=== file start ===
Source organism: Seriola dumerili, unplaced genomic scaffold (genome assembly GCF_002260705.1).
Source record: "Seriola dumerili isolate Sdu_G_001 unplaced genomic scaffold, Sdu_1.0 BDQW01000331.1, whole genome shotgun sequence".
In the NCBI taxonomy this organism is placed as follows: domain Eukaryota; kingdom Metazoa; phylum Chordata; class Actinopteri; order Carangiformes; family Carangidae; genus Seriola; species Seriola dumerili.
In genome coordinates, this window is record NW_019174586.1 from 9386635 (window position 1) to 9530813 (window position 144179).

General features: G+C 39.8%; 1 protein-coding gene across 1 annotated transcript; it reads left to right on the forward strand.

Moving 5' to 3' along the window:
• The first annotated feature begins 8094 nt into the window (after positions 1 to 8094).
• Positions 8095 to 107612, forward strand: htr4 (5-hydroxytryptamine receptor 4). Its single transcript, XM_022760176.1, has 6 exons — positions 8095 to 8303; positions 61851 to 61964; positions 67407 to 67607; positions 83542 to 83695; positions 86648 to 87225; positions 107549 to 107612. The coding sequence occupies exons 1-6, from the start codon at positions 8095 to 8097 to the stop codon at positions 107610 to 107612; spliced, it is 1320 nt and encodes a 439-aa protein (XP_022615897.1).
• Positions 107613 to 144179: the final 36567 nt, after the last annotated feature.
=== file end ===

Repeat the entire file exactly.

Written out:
Source organism: Seriola dumerili, unplaced genomic scaffold (genome assembly GCF_002260705.1).
Source record: "Seriola dumerili isolate Sdu_G_001 unplaced genomic scaffold, Sdu_1.0 BDQW01000331.1, whole genome shotgun sequence".
In the NCBI taxonomy this organism is placed as follows: domain Eukaryota; kingdom Metazoa; phylum Chordata; class Actinopteri; order Carangiformes; family Carangidae; genus Seriola; species Seriola dumerili.
In genome coordinates, this window is record NW_019174586.1 from 9386635 (window position 1) to 9530813 (window position 144179).

General features: G+C 39.8%; 1 protein-coding gene across 1 annotated transcript; it reads left to right on the forward strand.

Moving 5' to 3' along the window:
• The first annotated feature begins 8094 nt into the window (after positions 1 to 8094).
• Positions 8095 to 107612, forward strand: htr4 (5-hydroxytryptamine receptor 4). Its single transcript, XM_022760176.1, has 6 exons — positions 8095 to 8303; positions 61851 to 61964; positions 67407 to 67607; positions 83542 to 83695; positions 86648 to 87225; positions 107549 to 107612. The coding sequence occupies exons 1-6, from the start codon at positions 8095 to 8097 to the stop codon at positions 107610 to 107612; spliced, it is 1320 nt and encodes a 439-aa protein (XP_022615897.1).
• Positions 107613 to 144179: the final 36567 nt, after the last annotated feature.